If you’ve been reading along for the last week you’ve probably noticed that I posted reviews of the four releases of Tomatin Cuatro (Fino, Manzanilla, Oloroso and PX). Of these I liked the PX release the best. Though I didn’t dislike any of the others, I didn’t find them to be particularly distinctive. I didn’t find the Fino and Manzanilla to be particularly sherried either, for that matter, in the way that we normally think of sherried whisky. It could be argued, however, that their dry, yeasty qualities might well be expressing the character of Fino and Manzanilla sherry quite well. The Oloroso and especially the PX casks were more in line with what whisky drinkers expect when they see the words “sherry matured/finished”. But because Tomatin does not clarify the kind of wood these casks were made of, it’s not clear if the greater stereotypical sherry influence of these two releases is down to the type of sherries these casks previously held or if it’s because these two releases had their second maturation in European oak while the other two were re-racked into American oak casks after the first nine years. Without this information it’s a little hard to come to any meaningful conclusions about the effect of aging in casks that had previously held different types of sherry.
It would also have been useful to have a fifth, baseline release of a fraction of that same distillate that had been matured for that same period entirely in ex-bourbon casks. It would have been more useful to geeks, of course—though it’s hard to imagine that the audience for this series could have extended far past the geek market. (And the fact that a lot of these bottles are still around might be evidence for that supposition.) Still, though not presenting as stark a juxtaposition as I’d hoped for, this was an interesting enough experience.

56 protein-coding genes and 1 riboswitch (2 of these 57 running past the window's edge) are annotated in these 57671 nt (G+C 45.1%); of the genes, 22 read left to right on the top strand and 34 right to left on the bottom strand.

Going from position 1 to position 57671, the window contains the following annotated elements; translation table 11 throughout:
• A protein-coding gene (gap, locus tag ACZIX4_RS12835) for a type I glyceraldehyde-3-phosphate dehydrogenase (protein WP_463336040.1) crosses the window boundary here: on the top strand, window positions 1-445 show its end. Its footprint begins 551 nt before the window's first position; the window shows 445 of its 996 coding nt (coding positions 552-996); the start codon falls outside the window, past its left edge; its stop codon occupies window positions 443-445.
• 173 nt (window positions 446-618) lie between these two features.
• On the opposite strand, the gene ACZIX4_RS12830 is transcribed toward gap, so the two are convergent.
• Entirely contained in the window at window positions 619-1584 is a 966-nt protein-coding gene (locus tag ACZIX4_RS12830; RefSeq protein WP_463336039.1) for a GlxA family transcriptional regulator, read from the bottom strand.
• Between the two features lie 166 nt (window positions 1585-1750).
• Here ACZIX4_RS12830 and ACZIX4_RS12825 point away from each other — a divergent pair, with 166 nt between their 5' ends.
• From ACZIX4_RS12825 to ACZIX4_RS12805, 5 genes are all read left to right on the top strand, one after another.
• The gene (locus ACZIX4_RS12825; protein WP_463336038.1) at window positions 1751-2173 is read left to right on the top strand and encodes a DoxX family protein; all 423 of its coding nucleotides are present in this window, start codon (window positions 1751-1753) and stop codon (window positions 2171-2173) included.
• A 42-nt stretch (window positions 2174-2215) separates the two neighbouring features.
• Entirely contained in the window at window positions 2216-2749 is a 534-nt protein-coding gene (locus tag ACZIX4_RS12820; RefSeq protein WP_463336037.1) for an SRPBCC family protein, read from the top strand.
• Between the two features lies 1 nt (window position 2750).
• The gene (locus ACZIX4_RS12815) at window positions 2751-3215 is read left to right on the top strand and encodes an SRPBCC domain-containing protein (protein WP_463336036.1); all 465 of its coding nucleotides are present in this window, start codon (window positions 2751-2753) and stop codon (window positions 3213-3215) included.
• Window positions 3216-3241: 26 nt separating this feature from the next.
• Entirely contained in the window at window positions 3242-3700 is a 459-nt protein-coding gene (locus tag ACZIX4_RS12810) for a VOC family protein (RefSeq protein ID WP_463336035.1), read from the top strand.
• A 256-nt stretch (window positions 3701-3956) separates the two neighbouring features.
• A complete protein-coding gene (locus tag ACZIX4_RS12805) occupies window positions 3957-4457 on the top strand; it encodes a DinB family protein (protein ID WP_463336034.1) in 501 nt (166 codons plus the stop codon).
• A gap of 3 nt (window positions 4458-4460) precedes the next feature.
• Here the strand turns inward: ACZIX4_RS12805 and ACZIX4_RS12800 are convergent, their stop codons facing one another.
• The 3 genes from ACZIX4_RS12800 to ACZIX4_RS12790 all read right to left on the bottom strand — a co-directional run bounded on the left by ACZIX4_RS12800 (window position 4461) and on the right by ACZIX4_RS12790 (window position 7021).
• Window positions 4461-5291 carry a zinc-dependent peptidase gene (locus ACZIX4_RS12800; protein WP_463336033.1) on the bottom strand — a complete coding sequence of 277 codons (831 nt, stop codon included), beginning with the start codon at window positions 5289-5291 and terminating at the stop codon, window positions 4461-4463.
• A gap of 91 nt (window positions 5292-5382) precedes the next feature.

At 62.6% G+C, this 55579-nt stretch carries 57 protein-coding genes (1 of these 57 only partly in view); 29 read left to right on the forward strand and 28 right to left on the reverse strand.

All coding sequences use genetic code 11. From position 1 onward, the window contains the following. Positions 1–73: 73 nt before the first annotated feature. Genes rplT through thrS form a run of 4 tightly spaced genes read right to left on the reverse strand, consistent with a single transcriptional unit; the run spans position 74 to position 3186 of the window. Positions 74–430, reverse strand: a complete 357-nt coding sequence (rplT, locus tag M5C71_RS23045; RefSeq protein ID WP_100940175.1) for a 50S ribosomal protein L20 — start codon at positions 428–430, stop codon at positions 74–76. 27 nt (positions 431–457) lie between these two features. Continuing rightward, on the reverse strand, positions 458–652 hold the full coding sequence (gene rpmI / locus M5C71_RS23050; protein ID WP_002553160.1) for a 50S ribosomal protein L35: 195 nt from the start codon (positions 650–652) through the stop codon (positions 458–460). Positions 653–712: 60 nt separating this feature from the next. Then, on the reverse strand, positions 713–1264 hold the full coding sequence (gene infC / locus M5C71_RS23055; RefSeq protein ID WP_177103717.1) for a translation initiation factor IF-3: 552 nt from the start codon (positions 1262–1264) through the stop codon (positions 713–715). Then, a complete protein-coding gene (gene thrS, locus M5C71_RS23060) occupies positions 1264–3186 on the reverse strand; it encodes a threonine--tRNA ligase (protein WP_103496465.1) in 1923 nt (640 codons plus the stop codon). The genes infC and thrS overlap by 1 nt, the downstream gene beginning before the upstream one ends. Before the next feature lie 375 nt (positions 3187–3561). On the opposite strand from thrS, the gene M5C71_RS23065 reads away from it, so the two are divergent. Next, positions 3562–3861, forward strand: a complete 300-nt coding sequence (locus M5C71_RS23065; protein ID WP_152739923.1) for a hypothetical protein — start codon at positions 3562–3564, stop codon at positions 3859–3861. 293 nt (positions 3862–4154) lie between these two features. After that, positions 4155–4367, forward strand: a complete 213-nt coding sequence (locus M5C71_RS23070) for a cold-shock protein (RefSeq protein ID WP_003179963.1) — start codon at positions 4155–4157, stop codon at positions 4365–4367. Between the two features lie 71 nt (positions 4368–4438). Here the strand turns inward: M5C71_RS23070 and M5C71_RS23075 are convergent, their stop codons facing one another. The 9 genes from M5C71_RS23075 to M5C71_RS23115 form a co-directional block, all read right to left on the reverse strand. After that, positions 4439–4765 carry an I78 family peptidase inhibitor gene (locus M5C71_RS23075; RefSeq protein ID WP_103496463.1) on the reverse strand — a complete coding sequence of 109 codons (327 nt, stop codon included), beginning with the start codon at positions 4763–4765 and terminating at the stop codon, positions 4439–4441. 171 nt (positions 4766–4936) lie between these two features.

The series also allows the home “blender” to experiment with making their own 12 yo ex-sherry Tomatin whisky—and I am a very enthusiastic home blender. I’ve been playing with the remains of my Cuatro bottles a bit since my local group’s last tasting (which was focused on these four bottles) and I have to say I’ve enjoyed these experiments more than the experience of drinking the whiskies themselves. Here now are two of the blends I’ve made. The first is a true Cuatro blend: equal parts of all four. The second mixes one part each of the Fino and Manzanilla with two parts each of the Oloroso and PX. My notes are briefer than those for the component whiskies themselves—there’s a limit to even my solipsism.
Tomatin Cuatro, Blended (46%; from my own bottles)
Blend A: 1:1:1:1 (F:M:O:P)
Nose: The sour notes dominant in the Fino and Manzanilla turn more citrussy here and there’s some gooseberry as well. Less yeasty now than tart. A little bit of orange liqueur floating above the tart notes and a mild leafy quality below them.
Palate: Leads with the tart notes but they’re on a malty base. Sweeter as I swallow. The richer and spicier notes from the finish pop up earlier with each sip. Nice balance.
Finish: Long. The leafy note jumps out, followed by some oak and then a bit of milk chocolate. Gets spicier as it goes.
Blend B: .5:.5:1:1 (F:M:O:P)
Nose: A little generic at first but then notes of apricot and orange begin to appear along with some chocolate and toffee. After a bit there’s a tobacco note.
Palate: Much richer here with orange peel and raisins and oak and spice (cinnamon). Gets earthier as it goes.
Finish: Long. Nothing new develops but the spice hangs out for a long time. After a few sips it gets leafier here.
Comments: Blend A is better than any of the component parts, except maybe the PX. It feels more balanced than the Fino, Manzanilla and Oloroso casks and also seems more Tomatin than all four of them. Not sure how that latter bit happens. Blend B is more muted on the nose but richer on the palate, with the darker sherry cut with just enough acid. Both go to show that in blending the whole is not the same as the sum of the parts. Well, I think I know how I’m going to drink what’s left of the four bottles.